Fighting the Floods

The USGS response to the Louisiana floods is part of the larger USGS flood science mission...

Date published: February 26, 2013

Stay Current on Your Rivers with USGS WaterNow

For the first time, anyone can find out the current conditions on thousands of rivers and streams across the country, right from their phone, using USGS' latest system WaterNow.WaterNow makes the water conditions monitored by more than 16,000 streamgages and other sites across the country available via text or email. 

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Outside stream stage of Bull Lake Creek abv Bull Lake
December 13, 2017

Reading stream stage at Bull Lake Creek above Bull Lake streamgage

The wire weight is lowered to determine stage of Bull Lake Creek above Bull Lake

Large ruler-like instrument under a bridge standing up in the river water
February 11, 2017

USGS staff gage measuring the height of the water in the Carson River

USGS staff gage (ruler) measuring the height of the water, on the Carson River, near Brunswick Canyon, Nevada.

Photo of a cork line from a crest-stage gage
April 17, 2016

Cork line from a crest-stage gage

Photo of a cork line from a crest-stage gage. As waters rise inside the crest-stage gage, the cork floats on the top of the surface. When waters recede, the cork line is deposited as the water inside the gage begins to fall, marking the highest water level. (From Identifying and preserving high-water mark data

Photo of a staff gage on a Wisconsin stream
April 17, 2016

Staff gage on a Wisconsin stream

Staff gages, like this one, are attached to fixed structures. Field crews visually read and record the water-level height (stage) of the stream periodically.

Image: Staff Gage at Bonnet Carré Spillway
January 11, 2016

Staff Gage at Bonnet Carré Spillway

A staff gage at the Bonnet Carré Spillway, which is managed by the U.S. Army Corps of Engineers.

In late 2015/early 2016, unusually large rainfall in the Upper Mississippi River Valley led to flooding throughout Arkansas, Illinois, Louisiana, Mississippi, Missouri, and Tennessee. USGS water science centers responded to the flooding by measuring the streamflow,

Photo of USGS streamgage measures flooding in the lower Trinity River
March 31, 2015

USGS streamgage measures flooding in the lower Trinity River

A USGS streamgage measures flooding in the lower Trinity River, Texas. 

For the first time, USGS scientists are now collecting real-time sediment and water-quality information on water traveling into Galveston Bay. A better understanding of sediment and freshwater flow into Galveston Bay is now available from a new USGS report, done in cooperation with the Texas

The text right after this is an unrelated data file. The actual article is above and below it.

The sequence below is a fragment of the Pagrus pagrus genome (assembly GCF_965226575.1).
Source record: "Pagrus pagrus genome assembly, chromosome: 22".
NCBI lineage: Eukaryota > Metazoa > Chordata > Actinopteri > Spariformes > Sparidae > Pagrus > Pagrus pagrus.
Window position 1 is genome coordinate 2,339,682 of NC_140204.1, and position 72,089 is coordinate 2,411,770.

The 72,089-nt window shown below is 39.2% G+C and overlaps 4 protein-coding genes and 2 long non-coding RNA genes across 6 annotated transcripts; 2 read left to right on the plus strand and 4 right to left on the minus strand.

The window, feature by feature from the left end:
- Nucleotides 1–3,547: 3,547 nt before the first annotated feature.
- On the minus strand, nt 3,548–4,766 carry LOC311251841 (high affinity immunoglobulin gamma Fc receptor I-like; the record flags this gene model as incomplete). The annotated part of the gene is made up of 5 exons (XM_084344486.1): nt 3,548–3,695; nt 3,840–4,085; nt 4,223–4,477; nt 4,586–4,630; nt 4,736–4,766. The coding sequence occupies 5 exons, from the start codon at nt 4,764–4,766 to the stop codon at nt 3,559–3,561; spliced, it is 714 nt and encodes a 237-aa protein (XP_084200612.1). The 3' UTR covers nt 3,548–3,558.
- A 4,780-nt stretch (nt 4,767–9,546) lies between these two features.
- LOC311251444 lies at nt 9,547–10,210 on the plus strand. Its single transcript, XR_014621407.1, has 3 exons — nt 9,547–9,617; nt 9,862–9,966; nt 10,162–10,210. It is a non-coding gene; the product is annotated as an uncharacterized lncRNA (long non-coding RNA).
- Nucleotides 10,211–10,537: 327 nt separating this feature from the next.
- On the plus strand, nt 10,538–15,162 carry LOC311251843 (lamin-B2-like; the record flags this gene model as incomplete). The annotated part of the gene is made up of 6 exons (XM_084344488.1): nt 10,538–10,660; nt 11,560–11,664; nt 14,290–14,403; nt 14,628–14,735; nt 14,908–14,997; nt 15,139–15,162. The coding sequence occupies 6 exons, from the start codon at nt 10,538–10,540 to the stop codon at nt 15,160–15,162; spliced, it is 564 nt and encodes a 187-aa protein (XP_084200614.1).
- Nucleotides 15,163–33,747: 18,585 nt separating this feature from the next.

December 11, 2012

Streamflow Gaging Station and Measurement on San Pedro River, AZ

USGS employee, Hanna Coy, talks about stream gauging.

November 13, 2012

Stage Discharge Ratings Class

USGS employees talk about the importance of getting accurate data from stream gauging and the benefit of the stage discharge ratings class.

Attribution: Water Resources
Image: USGS Red River of the North at Fargo Streamgage
April 9, 2011

USGS Red River of the North at Fargo Streamgage

Water level measurement from the USGS Red River of the North at Fargo streamgage in downtown Fargo, ND. The water level peaked at around 39 feet at this streamgage on April 9. Real-time water level and streamflow data from this gage can be accessed online.

October 14, 2009

Streamgages: The Silent Superhero

Whether you drink water from your tap, use electricity or canoe down your local river, chances are you benefit from USGS streamgage information. So what is a streamgage and what does it do for you? This CoreCast episode gives you the inside scoop on your silent superhero.

Transcript and captions available soon.

River Stage: Is the water level measured in feet above a point, usually somewhere below the river bed.

USGS Storm Words: River Stage

The USGS has many missions before, during and after a major storm. Here is an explanation of a word we commonly use with our science.

River Stage: Is the water level measured in feet above a point, usually somewhere below the river bed. The USGS’ real-time streamgage network is able to indicate when a monitored river reaches a stage where the water will start

Rating is the relationship between river stage and discharge.

USGS Storm Words: Rating

The USGS has many missions before, during and after a major storm. Here is an explanation of a word we commonly use with our science.

Is the relationship between river stage and discharge. For many rivers, as stage rises so does the discharge, therefore, ratings are necessary because USGS scientists cannot always be at the 8,200+ nationwide streamgages to measure